Talent’s got talent? Using Employee generated content to supercharge your employer brand

The Papirfly Blog

Talent’s got talent? Using Employee generated content to supercharge your employer brand

Jul 20, 2016 11:49:00 AM by Phil Owers |0 Comment Add Comment

talent-test.jpgYou pride yourself on a smart, talented workforce. What’s more, it’s likely that those individuals have plenty of good things to say about your company. So when it comes strengthening your organisation’s position as a desirable destination for new recruits, are you putting your workforce to the best possible use?

As its name suggests, Employee Generated Content (EGC) refers to all manner of material produced by your team members. At its best, it can amplify your employer brand; providing ‘real’ trustworthy perspectives and adding a credible punch to your message. To illustrate the potential of EGC, here are some key ways in which it can be put to work…

Social posts

No matter how much time and effort you put into managing and maintaining brand social channels, reaching and engaging with an audience can be tough. Employee social advocacy, whereby staff are encouraged to create and share business-related updates (on their own social media accounts) can give your efforts a real boost.

It’s easy to see why employee social advocacy programmes have grown by almost 200% since 2013. They can deliver a dramatic expansion to social reach - and it’s quite natural for there to be a significant crossover between your employees’ circle of followers and the talent pool you are looking to recruit from. Consider this: via personal channels, employees typically have 10 times more followers than their corporate social media accounts.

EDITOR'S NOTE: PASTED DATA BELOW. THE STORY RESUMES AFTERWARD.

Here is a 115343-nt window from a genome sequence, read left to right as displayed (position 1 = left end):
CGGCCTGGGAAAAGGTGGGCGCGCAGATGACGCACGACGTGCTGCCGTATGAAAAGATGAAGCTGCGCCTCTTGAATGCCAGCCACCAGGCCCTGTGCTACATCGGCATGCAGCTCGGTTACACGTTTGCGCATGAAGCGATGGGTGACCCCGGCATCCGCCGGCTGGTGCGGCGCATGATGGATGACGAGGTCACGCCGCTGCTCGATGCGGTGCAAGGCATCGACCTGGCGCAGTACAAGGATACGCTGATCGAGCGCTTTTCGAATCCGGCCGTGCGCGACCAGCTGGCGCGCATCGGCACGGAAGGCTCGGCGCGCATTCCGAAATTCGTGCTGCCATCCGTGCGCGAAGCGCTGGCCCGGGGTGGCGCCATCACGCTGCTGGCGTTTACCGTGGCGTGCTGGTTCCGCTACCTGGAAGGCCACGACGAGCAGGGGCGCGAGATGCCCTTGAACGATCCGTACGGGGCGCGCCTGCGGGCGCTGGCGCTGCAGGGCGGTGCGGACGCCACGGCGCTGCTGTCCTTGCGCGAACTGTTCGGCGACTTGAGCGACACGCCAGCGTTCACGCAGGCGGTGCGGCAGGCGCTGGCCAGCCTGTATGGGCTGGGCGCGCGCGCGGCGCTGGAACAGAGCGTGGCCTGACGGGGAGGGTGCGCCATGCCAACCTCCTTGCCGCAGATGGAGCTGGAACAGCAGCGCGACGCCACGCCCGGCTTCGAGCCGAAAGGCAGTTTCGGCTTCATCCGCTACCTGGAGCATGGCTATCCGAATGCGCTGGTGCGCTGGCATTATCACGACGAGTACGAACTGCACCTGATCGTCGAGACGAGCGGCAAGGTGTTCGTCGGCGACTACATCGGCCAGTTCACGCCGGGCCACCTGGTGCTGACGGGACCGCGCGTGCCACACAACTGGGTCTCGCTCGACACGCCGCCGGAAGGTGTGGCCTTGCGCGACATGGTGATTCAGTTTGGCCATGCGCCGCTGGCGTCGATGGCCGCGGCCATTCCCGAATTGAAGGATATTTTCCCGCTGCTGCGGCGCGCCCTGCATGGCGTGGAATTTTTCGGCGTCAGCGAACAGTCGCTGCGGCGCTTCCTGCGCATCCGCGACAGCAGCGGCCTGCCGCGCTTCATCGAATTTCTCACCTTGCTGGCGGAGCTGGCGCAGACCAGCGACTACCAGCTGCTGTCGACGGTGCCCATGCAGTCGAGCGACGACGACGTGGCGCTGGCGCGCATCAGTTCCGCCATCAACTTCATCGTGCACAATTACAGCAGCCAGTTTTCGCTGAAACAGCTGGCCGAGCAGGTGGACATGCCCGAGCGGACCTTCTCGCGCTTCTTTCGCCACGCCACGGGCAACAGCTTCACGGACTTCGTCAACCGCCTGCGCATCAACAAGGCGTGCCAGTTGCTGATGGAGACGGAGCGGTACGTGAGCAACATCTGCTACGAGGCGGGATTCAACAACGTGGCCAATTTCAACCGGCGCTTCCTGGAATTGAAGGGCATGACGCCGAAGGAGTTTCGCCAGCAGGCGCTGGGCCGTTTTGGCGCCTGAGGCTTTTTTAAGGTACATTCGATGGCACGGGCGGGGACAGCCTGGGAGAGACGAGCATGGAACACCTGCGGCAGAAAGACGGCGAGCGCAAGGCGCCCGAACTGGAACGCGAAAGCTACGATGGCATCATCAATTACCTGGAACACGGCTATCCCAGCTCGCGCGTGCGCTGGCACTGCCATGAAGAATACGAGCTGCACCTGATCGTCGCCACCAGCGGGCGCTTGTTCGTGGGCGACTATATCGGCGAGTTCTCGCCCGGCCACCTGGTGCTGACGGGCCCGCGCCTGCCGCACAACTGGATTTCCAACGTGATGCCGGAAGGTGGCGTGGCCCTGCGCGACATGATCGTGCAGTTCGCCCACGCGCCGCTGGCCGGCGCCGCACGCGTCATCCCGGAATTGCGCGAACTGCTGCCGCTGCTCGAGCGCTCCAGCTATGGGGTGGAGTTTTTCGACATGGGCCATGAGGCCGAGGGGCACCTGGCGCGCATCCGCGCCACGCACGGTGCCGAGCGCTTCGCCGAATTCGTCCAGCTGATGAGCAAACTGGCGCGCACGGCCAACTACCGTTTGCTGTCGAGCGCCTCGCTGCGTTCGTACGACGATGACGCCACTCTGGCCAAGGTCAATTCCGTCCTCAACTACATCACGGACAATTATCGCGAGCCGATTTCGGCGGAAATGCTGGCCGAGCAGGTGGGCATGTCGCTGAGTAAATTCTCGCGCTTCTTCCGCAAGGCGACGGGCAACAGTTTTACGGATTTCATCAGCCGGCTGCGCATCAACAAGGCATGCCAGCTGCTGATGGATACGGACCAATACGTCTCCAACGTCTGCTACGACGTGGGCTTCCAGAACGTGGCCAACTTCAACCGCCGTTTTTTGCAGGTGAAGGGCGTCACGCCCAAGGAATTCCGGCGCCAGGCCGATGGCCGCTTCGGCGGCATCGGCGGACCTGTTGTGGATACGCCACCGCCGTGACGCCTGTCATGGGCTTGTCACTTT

Long-form content (e.g. articles)

You’re a potential applicant looking to get a genuine ‘feel’ for a potential employer. The About page on the website and the job spec will only go so far. In terms of credibility and usefulness, an article created by an actual employee concerning company culture or the type of projects they have been involved in can be far more interesting. LinkedIn, the blog section on your company website and maybe even the employee’s personal blog page could be possible platforms for this.


With EGC, there should be an element of meeting employees on their own territory; of allowing them to make use of the channels that they are most comfortable with. Some may have plenty of things to say - but articles aren’t really their thing. Video can be especially useful here. It shouldn’t be super glossy or feel overproduced (in which case, it loses its authenticity). Think instead in terms of a short profile interview or a whistle-stop tour around the office, presented by a willing ground-level staff member.


Corporate imagery can all too often have an anonymous feel to it. Your reception desk, front door, the boardroom: these might be what clients expect to see, but add little to your employer brand. Employee-generated images can plug the gap by showing what’s really important to existing and prospective employees. Examples might include a canteen dinner, an away-day, the basement gym, an in-house professional development session - or even employees’ favourite hang-outs in the locality.

So how do you go about putting EGC to work? Firstly, it’s about not just giving permission but also actively encouraging the emergence of employee advocates. Secondly, it involves making sure these willing volunteers are allocated the tools (and if necessary, the time) to produce the content.

Thirdly - and most importantly - it means having the right framework in place to ensure the content produced amplifies and enhances your employer brand, rather than confusing or diluting it. Take ECG seriously, but make sure these three elements are in place before you put it to work.

Seven key success factors to a world-class employer brand.